Classical Conditioning: The Psychology behind your Presentations

The reason why we have presentations is to educate and convince our audiences to identify with and embrace our ideas.

The theory of classical conditioning is most notably associated with behaviorist Ivan Pavlov. It describes how we can learn a new behavior via the process of association. In his experiments, he caused dogs to salivate by pairing the food they received with the ringing of a bell. It might seem strange, but this can have applications that extend far beyond what you might have previously considered.

Classical conditioning is a potent and powerful form of associative learning, which can be applied to all of your presentations.


The basis of delivering an intelligent and memorable presentation is understanding how powerfully classical conditioning can influence the impact of your presentation.

As a speaker, your role is to get your audience into the right mood to listen to you. The emotion you want to elicit will differ, depending on the type of presentation that you are delivering. For instance, if you are delivering a presentation for a charity and want to entice people to donate, you’ll want your audience to feel empathy. So the focus of your presentation will be on utilizing images that make them feel sad. Alternatively, if you want them to buy your product, you want them to feel happy.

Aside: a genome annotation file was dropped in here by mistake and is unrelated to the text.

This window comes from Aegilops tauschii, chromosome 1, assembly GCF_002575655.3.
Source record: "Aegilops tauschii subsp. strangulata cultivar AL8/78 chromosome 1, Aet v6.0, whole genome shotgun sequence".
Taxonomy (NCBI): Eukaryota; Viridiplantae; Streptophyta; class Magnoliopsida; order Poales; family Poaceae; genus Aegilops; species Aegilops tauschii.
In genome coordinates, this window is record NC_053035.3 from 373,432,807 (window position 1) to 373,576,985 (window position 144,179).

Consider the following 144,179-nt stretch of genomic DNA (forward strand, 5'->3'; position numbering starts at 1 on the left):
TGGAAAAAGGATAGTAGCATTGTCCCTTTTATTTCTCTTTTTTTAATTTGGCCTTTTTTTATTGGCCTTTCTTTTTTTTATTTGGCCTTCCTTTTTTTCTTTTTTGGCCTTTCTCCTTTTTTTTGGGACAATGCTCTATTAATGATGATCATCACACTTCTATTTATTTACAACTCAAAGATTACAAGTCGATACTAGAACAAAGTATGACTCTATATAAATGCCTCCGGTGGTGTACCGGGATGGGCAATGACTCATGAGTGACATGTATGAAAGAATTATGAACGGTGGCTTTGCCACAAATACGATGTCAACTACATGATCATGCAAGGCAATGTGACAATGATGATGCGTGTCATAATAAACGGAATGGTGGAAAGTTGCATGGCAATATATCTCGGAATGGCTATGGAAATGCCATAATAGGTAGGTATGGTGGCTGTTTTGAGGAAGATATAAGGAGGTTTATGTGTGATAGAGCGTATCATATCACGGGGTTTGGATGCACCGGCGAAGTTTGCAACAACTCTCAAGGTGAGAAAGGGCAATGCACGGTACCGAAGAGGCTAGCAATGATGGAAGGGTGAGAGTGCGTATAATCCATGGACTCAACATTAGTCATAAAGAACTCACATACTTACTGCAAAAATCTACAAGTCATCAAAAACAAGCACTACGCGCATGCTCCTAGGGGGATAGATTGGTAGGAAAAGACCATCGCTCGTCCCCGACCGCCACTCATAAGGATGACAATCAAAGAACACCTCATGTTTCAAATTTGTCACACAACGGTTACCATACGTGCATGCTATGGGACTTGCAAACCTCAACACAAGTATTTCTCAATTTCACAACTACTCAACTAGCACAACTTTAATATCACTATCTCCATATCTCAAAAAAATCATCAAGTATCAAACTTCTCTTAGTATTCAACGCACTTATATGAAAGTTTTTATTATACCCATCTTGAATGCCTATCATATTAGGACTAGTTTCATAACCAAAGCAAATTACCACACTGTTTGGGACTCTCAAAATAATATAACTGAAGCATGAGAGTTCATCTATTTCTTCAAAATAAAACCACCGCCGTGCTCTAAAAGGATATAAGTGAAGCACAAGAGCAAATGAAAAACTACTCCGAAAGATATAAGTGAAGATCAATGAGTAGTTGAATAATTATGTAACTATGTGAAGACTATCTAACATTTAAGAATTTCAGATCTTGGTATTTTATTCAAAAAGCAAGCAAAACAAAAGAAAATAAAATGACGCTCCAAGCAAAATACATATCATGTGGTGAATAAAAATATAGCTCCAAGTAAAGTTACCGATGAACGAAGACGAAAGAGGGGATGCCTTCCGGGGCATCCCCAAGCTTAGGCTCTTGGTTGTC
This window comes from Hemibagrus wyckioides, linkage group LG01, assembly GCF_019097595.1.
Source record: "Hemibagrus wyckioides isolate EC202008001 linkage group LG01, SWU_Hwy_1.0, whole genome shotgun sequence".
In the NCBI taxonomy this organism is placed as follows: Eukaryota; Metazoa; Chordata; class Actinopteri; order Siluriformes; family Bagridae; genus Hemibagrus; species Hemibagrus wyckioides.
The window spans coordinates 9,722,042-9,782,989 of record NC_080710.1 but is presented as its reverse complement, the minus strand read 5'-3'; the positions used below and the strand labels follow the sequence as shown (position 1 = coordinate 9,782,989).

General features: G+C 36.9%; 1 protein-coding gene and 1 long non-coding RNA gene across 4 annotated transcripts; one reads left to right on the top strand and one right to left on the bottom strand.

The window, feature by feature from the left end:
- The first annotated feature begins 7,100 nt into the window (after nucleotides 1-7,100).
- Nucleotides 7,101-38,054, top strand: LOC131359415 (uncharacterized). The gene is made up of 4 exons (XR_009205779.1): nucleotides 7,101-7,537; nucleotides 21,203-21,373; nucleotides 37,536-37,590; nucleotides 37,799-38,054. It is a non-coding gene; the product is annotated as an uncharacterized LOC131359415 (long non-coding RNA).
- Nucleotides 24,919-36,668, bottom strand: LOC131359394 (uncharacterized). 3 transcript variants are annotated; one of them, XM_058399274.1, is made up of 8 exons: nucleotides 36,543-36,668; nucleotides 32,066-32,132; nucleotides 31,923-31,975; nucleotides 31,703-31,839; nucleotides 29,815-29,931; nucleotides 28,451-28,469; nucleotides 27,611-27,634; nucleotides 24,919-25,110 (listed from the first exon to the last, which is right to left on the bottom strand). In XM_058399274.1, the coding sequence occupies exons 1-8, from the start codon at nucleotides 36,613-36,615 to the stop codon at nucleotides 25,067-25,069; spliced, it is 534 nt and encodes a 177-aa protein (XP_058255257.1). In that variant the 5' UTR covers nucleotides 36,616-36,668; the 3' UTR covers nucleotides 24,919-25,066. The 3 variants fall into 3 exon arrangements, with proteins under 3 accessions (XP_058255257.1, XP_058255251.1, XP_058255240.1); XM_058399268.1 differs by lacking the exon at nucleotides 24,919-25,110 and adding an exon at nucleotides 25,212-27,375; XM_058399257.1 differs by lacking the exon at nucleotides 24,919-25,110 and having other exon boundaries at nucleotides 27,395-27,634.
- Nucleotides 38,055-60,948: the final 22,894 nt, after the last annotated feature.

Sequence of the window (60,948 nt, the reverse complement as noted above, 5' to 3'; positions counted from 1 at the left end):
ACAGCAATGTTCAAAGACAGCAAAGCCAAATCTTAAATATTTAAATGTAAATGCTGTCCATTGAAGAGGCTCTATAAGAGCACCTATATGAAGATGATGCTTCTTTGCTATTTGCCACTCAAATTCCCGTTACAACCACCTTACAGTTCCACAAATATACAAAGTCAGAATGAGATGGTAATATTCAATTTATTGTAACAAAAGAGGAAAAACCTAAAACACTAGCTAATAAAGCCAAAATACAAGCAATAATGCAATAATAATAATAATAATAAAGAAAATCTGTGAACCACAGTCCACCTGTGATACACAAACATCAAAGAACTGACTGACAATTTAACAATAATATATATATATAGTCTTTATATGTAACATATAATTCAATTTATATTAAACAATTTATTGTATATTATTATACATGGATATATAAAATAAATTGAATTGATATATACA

Once they are in the desired state, the theory of classical conditioning comes into play. They will start pairing their emotions with what you are showing them in your presentation. So when they see an ad about your product in the days after your presentation, they will instantly be brought back to that state of happiness they felt while they were watching it.

Prior to your presentation, spend time thinking about which emotions you want your audience to feel. This focus will help you come up with the best strategy for evoking the right responses, which will strengthen your audience’s connection with your message.


Whilst you can convey a lot of emotion through the structure and delivery of your presentation, there are a number of subtle, external variables that you should also consider.

The environment that you make your presentation in also helps set the mood. So, in addition to having beautiful engaging slides, you may wish to consider the venue that you are presenting these slides in. Is it clean, comfortable, and quiet? Is your audience capable of giving you their full attention without being distracted?

What is the lighting like at the venue? Is it dimmed so that your audience feels calm? Or is it really bright to suit the happiness that you are trying to elicit?

The answers to these questions will certainly affect the state of mind that your audience is in when they are receiving your message.

How can you consider the elements of classical conditioning in your next presentation?